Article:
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Berberine Reduces BMI and Waist Size, Meta-Analysis Shows


  • Meta-analysis of 9 clinical trials
  • Berberine significantly reduces BMI and waist circumference
  • Typical dosage: 1,000 to 3,000 mg/day for 4 to 52 weeks
  • Best results achieved with dosages above 1,000 mg/day for at least 12 weeks
  • Low-dose dihydroberberine may be a more tolerable alternative


Study Design

One meta-analysis of 9 randomized, controlled clinical trials evaluating berberine on obesity parameters reported that, compared to control, berberine significantly reduced BMI by 0.3 kg/m2 and waist circumference by more than 6 inches, with a trend toward weight loss.

Inclusion criteria included original trials published in the English-language, peer-reviewed literature that (1) involved adults with various health conditions; (2) compared intervention (berberine supplementation) to a control; and, (3) reported results with sufficient data on body mass index (BMI), waist circumference, and/or body weight for both groups.

Nine studies conducted between 2010 and 2018 were included in the analysis. One study reported results separately for men and women, yielding 10 data sets. Participants ranged from aged 26 to 65 years; interventions ranged from 4 to 52 weeks; and, berberine supplementation ranged from 1,000 to 3,000 mg/day. The studies were conducted in different countries, with the majority in China and others in Iran, Italy, and Mexico.

Outcome Measures

The primary outcome measures included changes in BMI, waist circumference, and weight. These outcomes were measured using weighted mean differences (WMD) with 95% confidence intervals (CI) for data pooling to evaluate the effect sizes.

Study Results

Results indicate berberine supplementation significantly reduced BMI and waist circumference, and showed a nonsignificant trend toward weight loss. Compared to controls, berberine supplementation resulted in the following changes:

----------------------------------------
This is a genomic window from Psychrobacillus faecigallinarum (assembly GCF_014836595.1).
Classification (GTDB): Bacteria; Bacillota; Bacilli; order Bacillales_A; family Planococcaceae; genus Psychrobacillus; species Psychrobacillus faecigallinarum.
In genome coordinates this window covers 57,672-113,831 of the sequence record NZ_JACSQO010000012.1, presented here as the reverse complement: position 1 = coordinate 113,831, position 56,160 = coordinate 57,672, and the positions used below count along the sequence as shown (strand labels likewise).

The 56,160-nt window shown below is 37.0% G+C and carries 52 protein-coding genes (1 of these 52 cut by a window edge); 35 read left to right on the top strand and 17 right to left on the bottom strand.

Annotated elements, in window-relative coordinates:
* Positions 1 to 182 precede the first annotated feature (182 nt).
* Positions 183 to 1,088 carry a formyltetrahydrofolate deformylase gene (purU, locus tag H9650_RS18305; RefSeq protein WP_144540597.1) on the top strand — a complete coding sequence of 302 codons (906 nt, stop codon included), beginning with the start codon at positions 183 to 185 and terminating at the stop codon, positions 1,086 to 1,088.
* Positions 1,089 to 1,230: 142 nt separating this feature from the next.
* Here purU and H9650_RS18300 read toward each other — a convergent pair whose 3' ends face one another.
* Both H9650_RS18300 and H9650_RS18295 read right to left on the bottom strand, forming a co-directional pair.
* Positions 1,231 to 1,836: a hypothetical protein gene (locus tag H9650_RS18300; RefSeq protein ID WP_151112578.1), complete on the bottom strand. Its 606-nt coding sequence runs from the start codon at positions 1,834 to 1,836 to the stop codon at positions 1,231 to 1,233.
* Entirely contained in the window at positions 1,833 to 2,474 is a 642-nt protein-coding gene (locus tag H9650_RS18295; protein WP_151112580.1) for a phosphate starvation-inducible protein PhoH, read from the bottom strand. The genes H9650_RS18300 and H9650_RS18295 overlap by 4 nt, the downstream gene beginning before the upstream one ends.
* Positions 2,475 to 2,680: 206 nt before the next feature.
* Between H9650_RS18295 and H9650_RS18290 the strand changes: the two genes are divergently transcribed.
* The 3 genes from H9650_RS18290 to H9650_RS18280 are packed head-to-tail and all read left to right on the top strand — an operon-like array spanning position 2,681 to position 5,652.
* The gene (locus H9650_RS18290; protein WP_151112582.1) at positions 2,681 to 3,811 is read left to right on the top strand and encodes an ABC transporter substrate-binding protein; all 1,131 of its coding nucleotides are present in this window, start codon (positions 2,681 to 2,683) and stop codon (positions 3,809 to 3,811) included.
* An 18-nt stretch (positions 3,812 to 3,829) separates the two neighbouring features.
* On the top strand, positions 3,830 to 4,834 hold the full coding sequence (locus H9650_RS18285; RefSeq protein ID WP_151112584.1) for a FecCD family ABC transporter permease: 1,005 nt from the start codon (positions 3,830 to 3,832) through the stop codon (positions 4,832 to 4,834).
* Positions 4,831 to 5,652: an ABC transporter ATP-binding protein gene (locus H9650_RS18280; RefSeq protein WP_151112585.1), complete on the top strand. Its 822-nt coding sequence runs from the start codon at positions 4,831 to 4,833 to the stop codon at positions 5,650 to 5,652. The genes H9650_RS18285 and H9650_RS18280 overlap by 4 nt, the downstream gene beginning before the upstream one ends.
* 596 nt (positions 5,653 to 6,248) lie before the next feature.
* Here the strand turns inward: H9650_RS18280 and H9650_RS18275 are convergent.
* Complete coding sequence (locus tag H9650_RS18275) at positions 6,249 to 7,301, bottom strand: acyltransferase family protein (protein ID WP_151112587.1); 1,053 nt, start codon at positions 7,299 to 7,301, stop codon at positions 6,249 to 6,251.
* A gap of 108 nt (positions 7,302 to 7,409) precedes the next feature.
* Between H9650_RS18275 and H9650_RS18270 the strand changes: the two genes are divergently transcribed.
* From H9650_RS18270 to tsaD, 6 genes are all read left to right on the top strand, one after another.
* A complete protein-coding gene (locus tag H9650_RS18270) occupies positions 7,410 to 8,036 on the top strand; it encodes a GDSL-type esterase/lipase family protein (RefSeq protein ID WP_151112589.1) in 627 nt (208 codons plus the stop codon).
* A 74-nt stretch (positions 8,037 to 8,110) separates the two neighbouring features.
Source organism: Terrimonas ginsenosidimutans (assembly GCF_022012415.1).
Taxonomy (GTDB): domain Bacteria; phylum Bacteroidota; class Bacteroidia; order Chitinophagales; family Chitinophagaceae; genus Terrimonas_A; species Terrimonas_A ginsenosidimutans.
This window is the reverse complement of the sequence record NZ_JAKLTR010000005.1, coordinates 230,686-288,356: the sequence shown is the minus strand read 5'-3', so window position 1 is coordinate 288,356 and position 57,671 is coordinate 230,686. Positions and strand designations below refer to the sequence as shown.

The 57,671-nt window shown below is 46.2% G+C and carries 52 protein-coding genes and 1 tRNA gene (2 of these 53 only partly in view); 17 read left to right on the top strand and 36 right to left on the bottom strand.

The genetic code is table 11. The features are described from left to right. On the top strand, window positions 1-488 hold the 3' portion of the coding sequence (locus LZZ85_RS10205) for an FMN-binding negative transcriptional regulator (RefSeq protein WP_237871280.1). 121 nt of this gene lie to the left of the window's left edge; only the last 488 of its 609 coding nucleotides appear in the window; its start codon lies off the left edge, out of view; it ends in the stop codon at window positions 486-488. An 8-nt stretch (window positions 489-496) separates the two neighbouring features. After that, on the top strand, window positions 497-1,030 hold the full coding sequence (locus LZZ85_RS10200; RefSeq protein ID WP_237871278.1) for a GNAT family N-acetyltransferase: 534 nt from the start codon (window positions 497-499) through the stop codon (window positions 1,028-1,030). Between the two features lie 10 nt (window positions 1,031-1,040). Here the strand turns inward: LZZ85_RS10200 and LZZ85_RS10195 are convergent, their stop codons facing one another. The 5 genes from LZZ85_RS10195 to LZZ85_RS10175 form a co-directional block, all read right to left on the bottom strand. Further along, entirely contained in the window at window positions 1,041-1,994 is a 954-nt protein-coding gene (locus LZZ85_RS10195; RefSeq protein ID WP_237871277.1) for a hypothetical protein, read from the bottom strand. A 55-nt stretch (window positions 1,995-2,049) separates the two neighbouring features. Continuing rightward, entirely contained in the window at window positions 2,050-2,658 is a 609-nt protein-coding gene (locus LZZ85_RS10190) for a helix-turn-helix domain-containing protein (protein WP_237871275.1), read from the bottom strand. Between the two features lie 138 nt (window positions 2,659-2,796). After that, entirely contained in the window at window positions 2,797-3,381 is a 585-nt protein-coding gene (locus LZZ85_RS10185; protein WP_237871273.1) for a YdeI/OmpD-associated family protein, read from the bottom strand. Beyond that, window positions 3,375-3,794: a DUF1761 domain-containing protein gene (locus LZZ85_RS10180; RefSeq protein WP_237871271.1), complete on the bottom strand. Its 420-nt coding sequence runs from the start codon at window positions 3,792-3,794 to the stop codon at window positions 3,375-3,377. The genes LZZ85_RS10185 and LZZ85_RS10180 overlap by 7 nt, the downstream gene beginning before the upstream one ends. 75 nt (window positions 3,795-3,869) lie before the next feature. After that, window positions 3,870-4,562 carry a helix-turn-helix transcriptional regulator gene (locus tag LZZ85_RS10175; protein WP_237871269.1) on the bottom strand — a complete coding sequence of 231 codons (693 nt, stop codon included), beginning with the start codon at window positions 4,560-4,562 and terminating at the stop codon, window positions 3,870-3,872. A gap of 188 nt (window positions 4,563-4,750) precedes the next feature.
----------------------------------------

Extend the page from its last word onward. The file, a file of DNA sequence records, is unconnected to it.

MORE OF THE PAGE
• Decrease in BMI of about 0.3 kg/m2
    (WMD: −0.29 kg/m2, 95% CI: −0.51 to −0.08, P=.006)
  • Decrease in waist circumference of about 6.8 in.
    (WMD: −2.75 cm, 95% CI: −4.88 to −0.62, P=.01).
  • Trend toward decrease in body weight of about 3 lbs
    (WMD: −0.11 kg, 95% CI: −0.99 to 0.76, P=.79).

Berberine was reported to be especially effective for women, individuals with obesity, and in studies with dosages above 1,000 mg/day and lasting more than 12 weeks.

Clinical Relevance

These results indicate berberine supplementation with a typical dosage of 1,000-3,000 mg/day for 4 to 52 weeks may offer therapeutic value for patients with obesity as part of a weight loss diet and lifestyle program. Best results are achieved with berberine dosages above 1,000 mg/day and lasting more than 12 weeks.

Note: A separate pharmacokinetic study in healthy men (Moon et al., 2021) indicates low-dose (100 or 200 mg) dihydroberberine (a highly bioavailable form of berberine) raises blood berberine levels more effectively than the high-dose berberine doses (500 mg) typically used for therapeutic effects. This suggests dihydroberberine may be a more tolerable and easier-to-follow treatment choice than berberine. A summary of this study is here.


Xiong P, Niu L, Talaei S, et al. The effect of berberine supplementation on obesity indices: a dose- response meta-analysis and systematic review of randomized controlled trials. Complement Ther Clin Pract. 2020;39:101113.

Moon JM, Ratliff KM, Hagele AM, Stecker RA, Mumford PW, Kerksick CM. Absorption kinetics of berberine and dihydroberberine and their impact on glycemia: a randomized, controlled, crossover pilot trial. Nutrients. 2021;14(1):124. Full study available free at:

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This information is for licensed healthcare professionals only to inform patient treatment. It is not intended for consumer use.